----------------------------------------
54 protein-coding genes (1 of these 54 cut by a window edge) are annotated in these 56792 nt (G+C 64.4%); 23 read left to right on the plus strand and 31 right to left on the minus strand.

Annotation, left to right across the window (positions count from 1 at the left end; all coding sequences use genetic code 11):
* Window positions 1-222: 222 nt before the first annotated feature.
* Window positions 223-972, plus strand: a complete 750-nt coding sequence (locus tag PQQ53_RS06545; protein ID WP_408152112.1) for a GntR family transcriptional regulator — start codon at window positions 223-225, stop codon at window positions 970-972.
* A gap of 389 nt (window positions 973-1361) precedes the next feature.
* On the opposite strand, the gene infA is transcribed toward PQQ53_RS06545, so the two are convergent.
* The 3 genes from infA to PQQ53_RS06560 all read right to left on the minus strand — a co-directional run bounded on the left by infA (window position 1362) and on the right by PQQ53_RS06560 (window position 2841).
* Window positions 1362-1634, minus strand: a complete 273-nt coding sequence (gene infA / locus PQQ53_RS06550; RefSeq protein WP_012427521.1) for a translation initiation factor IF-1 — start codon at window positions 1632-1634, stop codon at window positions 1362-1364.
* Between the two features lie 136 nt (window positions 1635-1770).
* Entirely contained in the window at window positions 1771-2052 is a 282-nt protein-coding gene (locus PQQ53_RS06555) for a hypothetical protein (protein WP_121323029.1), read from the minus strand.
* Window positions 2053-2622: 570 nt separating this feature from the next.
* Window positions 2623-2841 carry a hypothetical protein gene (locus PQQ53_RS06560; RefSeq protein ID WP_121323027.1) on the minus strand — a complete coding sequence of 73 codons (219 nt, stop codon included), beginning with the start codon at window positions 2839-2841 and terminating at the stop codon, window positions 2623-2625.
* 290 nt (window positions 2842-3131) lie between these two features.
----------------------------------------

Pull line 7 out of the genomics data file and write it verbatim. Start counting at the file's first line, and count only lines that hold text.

* The 3 genes from infA to PQQ53_RS06560 all read right to left on the minus strand — a co-directional run bounded on the left by infA (window position 1362) and on the right by PQQ53_RS06560 (window position 2841).